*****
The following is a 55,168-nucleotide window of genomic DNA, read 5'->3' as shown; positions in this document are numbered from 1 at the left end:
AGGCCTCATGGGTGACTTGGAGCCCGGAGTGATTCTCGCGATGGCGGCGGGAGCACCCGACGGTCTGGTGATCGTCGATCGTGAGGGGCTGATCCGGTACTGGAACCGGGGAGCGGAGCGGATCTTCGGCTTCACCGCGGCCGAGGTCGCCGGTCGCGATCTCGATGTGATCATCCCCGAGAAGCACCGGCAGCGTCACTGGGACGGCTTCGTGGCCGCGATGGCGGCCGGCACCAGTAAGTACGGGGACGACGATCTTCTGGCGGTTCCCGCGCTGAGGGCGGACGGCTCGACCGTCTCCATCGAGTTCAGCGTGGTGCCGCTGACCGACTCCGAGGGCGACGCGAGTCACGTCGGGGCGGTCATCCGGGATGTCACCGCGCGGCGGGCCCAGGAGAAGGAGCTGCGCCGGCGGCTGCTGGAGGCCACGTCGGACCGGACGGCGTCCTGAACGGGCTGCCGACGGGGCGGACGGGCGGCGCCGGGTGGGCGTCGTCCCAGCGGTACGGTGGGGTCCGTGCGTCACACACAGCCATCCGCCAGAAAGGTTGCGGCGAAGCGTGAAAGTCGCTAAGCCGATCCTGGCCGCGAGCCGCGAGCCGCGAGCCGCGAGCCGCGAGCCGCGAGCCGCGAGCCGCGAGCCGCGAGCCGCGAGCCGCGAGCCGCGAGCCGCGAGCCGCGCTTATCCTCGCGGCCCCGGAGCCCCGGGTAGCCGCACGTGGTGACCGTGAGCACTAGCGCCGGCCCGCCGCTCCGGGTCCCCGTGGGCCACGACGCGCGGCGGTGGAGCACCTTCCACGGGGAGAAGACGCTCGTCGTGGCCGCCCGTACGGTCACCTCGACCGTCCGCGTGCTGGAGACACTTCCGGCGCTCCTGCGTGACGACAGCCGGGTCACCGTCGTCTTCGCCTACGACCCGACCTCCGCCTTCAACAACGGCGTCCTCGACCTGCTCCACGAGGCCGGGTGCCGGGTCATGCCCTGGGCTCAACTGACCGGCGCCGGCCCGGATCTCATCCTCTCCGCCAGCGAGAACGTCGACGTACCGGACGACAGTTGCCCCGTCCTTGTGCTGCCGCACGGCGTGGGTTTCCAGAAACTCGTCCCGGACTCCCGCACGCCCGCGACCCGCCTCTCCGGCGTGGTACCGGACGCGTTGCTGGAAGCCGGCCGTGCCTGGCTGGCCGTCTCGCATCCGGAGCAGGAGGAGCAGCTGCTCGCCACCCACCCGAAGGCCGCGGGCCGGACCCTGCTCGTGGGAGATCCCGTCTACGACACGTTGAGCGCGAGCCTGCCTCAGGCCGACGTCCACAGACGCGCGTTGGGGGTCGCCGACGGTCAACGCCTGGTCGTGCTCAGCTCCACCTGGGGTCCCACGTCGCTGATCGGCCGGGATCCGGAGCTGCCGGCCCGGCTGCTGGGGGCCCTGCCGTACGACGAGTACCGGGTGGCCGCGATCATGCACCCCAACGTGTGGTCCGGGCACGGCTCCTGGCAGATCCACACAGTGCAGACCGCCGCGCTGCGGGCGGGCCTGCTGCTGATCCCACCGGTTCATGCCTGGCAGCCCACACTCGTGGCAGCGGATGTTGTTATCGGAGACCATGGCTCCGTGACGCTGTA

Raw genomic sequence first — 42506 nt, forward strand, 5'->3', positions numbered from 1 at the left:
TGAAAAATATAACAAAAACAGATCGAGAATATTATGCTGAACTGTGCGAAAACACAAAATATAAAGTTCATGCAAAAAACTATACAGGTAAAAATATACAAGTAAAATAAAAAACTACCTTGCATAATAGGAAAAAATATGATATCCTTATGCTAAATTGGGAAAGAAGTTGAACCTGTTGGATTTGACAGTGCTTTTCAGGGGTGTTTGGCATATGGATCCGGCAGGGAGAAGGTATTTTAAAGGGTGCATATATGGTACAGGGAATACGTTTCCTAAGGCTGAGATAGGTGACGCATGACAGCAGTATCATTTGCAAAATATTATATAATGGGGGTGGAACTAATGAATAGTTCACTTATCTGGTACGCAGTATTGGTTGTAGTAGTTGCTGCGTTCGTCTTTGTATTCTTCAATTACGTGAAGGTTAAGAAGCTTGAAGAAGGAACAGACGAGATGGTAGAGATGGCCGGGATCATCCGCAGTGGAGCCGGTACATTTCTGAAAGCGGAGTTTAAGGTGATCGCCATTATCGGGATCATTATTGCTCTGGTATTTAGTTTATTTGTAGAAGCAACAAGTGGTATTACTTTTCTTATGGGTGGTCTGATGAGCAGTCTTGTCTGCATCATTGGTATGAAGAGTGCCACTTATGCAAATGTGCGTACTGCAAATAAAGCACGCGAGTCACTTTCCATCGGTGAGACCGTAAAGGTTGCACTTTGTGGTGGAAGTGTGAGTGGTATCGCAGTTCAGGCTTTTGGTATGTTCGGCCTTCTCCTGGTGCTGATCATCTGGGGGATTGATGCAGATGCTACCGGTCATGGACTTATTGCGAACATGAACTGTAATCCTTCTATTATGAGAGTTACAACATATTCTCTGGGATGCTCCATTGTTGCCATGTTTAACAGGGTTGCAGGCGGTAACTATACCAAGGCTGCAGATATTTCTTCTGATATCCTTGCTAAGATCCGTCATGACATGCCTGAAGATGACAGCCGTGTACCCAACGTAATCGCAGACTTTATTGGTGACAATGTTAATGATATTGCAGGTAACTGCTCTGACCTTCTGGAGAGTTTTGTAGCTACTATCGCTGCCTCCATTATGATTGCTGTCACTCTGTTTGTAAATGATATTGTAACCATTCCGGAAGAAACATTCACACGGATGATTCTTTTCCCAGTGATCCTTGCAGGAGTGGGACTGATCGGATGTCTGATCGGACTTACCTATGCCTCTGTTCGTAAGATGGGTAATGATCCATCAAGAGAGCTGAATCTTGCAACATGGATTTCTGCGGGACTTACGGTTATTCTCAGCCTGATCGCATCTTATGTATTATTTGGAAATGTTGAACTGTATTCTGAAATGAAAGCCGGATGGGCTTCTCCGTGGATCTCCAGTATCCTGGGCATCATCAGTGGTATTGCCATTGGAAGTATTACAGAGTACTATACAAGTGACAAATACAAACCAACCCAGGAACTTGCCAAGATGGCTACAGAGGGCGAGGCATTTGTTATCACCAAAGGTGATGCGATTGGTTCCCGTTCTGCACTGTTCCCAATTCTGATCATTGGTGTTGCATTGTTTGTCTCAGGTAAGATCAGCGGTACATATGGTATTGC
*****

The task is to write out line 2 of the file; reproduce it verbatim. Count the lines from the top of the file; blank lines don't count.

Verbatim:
AGGCCTCATGGGTGACTTGGAGCCCGGAGTGATTCTCGCGATGGCGGCGGGAGCACCCGACGGTCTGGTGATCGTCGATCGTGAGGGGCTGATCCGGTACTGGAACCGGGGAGCGGAGCGGATCTTCGGCTTCACCGCGGCCGAGGTCGCCGGTCGCGATCTCGATGTGATCATCCCCGAGAAGCACCGGCAGCGTCACTGGGACGGCTTCGTGGCCGCGATGGCGGCCGGCACCAGTAAGTACGGGGACGACGATCTTCTGGCGGTTCCCGCGCTGAGGGCGGACGGCTCGACCGTCTCCATCGAGTTCAGCGTGGTGCCGCTGACCGACTCCGAGGGCGACGCGAGTCACGTCGGGGCGGTCATCCGGGATGTCACCGCGCGGCGGGCCCAGGAGAAGGAGCTGCGCCGGCGGCTGCTGGAGGCCACGTCGGACCGGACGGCGTCCTGAACGGGCTGCCGACGGGGCGGACGGGCGGCGCCGGGTGGGCGTCGTCCCAGCGGTACGGTGGGGTCCGTGCGTCACACACAGCCATCCGCCAGAAAGGTTGCGGCGAAGCGTGAAAGTCGCTAAGCCGATCCTGGCCGCGAGCCGCGAGCCGCGAGCCGCGAGCCGCGAGCCGCGAGCCGCGAGCCGCGAGCCGCGAGCCGCGAGCCGCGAGCCGCGAGCCGCGAGCCGCGCTTATCCTCGCGGCCCCGGAGCCCCGGGTAGCCGCACGTGGTGACCGTGAGCACTAGCGCCGGCCCGCCGCTCCGGGTCCCCGTGGGCCACGACGCGCGGCGGTGGAGCACCTTCCACGGGGAGAAGACGCTCGTCGTGGCCGCCCGTACGGTCACCTCGACCGTCCGCGTGCTGGAGACACTTCCGGCGCTCCTGCGTGACGACAGCCGGGTCACCGTCGTCTTCGCCTACGACCCGACCTCCGCCTTCAACAACGGCGTCCTCGACCTGCTCCACGAGGCCGGGTGCCGGGTCATGCCCTGGGCTCAACTGACCGGCGCCGGCCCGGATCTCATCCTCTCCGCCAGCGAGAACGTCGACGTACCGGACGACAGTTGCCCCGTCCTTGTGCTGCCGCACGGCGTGGGTTTCCAGAAACTCGTCCCGGACTCCCGCACGCCCGCGACCCGCCTCTCCGGCGTGGTACCGGACGCGTTGCTGGAAGCCGGCCGTGCCTGGCTGGCCGTCTCGCATCCGGAGCAGGAGGAGCAGCTGCTCGCCACCCACCCGAAGGCCGCGGGCCGGACCCTGCTCGTGGGAGATCCCGTCTACGACACGTTGAGCGCGAGCCTGCCTCAGGCCGACGTCCACAGACGCGCGTTGGGGGTCGCCGACGGTCAACGCCTGGTCGTGCTCAGCTCCACCTGGGGTCCCACGTCGCTGATCGGCCGGGATCCGGAGCTGCCGGCCCGGCTGCTGGGGGCCCTGCCGTACGACGAGTACCGGGTGGCCGCGATCATGCACCCCAACGTGTGGTCCGGGCACGGCTCCTGGCAGATCCACACAGTGCAGACCGCCGCGCTGCGGGCGGGCCTGCTGCTGATCCCACCGGTTCATGCCTGGCAGCCCACACTCGTGGCAGCGGATGTTGTTATCGGAGACCATGGCTCCGTGACGCTGTA